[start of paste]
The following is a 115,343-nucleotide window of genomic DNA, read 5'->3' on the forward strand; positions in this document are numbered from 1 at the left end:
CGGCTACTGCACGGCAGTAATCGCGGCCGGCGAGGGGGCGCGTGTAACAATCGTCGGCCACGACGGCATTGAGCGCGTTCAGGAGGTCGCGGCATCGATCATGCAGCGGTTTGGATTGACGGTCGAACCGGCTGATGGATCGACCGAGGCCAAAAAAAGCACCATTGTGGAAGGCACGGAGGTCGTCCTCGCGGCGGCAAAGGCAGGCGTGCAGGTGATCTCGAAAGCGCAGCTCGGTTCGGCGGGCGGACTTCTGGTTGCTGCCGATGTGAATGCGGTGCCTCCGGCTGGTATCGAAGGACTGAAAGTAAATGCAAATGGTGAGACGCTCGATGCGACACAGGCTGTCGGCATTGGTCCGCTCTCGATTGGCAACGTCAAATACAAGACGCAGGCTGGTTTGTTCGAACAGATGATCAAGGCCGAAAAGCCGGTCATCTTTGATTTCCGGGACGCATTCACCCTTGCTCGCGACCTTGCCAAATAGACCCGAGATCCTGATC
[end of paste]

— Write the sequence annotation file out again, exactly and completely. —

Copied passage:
The following is a 115,343-nucleotide window of genomic DNA, read 5'->3' on the forward strand; positions in this document are numbered from 1 at the left end:
CGGCTACTGCACGGCAGTAATCGCGGCCGGCGAGGGGGCGCGTGTAACAATCGTCGGCCACGACGGCATTGAGCGCGTTCAGGAGGTCGCGGCATCGATCATGCAGCGGTTTGGATTGACGGTCGAACCGGCTGATGGATCGACCGAGGCCAAAAAAAGCACCATTGTGGAAGGCACGGAGGTCGTCCTCGCGGCGGCAAAGGCAGGCGTGCAGGTGATCTCGAAAGCGCAGCTCGGTTCGGCGGGCGGACTTCTGGTTGCTGCCGATGTGAATGCGGTGCCTCCGGCTGGTATCGAAGGACTGAAAGTAAATGCAAATGGTGAGACGCTCGATGCGACACAGGCTGTCGGCATTGGTCCGCTCTCGATTGGCAACGTCAAATACAAGACGCAGGCTGGTTTGTTCGAACAGATGATCAAGGCCGAAAAGCCGGTCATCTTTGATTTCCGGGACGCATTCACCCTTGCTCGCGACCTTGCCAAATAGACCCGAGATCCTGATC